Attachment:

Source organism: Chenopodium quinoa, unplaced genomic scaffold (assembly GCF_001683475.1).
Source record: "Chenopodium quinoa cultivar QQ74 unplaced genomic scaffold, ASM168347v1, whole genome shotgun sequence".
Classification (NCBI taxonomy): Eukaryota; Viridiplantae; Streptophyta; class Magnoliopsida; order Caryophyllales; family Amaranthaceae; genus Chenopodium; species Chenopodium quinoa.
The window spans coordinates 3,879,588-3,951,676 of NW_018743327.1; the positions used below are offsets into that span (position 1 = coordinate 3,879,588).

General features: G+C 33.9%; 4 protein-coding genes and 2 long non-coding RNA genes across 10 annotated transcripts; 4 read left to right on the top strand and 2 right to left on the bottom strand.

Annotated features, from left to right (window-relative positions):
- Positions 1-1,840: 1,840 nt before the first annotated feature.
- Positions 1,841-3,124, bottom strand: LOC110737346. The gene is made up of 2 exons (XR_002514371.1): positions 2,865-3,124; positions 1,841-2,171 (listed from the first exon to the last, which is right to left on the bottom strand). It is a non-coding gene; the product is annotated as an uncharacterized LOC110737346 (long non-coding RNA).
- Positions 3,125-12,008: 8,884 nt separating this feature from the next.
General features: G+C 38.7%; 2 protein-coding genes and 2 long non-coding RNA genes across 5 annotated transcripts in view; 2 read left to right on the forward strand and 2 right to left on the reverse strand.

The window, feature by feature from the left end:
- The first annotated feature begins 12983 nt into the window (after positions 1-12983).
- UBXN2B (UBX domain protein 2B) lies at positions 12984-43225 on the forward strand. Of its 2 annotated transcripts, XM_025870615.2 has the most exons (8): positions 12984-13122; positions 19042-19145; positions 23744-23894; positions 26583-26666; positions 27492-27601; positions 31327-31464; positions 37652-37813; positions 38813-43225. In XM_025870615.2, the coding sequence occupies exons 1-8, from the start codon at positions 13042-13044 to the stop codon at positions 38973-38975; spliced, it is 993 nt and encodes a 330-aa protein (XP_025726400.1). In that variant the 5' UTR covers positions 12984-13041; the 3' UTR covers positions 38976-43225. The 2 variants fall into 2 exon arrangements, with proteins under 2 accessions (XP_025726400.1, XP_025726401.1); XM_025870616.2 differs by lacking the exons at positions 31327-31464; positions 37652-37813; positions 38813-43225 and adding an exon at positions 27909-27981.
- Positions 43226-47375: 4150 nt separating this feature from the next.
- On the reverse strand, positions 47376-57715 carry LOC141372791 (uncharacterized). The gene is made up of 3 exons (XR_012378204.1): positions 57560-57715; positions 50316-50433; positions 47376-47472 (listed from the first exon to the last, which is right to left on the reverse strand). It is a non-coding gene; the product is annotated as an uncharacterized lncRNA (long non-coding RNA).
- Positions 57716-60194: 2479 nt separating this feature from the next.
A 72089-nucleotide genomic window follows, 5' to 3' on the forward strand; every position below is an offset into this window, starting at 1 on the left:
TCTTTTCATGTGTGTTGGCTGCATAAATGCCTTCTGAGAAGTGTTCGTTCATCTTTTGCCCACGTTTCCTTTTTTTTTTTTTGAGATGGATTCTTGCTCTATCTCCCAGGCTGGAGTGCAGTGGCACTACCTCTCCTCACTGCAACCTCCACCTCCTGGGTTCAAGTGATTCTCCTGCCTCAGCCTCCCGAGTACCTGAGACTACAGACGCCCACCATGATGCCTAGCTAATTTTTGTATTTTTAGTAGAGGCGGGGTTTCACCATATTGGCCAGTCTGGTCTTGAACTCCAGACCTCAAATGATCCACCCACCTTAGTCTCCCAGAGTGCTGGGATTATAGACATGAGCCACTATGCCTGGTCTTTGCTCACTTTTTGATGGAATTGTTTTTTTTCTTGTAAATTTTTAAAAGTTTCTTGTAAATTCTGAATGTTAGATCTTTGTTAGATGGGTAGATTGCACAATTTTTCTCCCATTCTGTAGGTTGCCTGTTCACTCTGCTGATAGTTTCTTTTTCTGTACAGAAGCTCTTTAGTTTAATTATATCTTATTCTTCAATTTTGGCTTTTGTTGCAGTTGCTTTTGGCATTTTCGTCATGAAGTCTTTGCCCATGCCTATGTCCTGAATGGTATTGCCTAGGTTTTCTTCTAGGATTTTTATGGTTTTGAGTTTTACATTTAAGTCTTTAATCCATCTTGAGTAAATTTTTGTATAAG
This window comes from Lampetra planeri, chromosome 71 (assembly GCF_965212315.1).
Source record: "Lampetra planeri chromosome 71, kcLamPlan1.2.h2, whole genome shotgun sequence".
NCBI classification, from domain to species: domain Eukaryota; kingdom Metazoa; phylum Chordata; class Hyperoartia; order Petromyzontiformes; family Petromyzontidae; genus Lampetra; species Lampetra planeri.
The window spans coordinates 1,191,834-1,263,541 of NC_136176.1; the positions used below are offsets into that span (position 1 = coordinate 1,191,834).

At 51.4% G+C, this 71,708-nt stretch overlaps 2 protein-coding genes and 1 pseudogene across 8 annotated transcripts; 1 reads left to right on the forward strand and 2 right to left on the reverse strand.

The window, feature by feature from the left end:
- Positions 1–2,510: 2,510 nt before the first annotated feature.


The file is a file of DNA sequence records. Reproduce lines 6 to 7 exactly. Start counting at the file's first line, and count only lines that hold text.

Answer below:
Annotated features, from left to right (window-relative positions):
- Positions 1-1,840: 1,840 nt before the first annotated feature.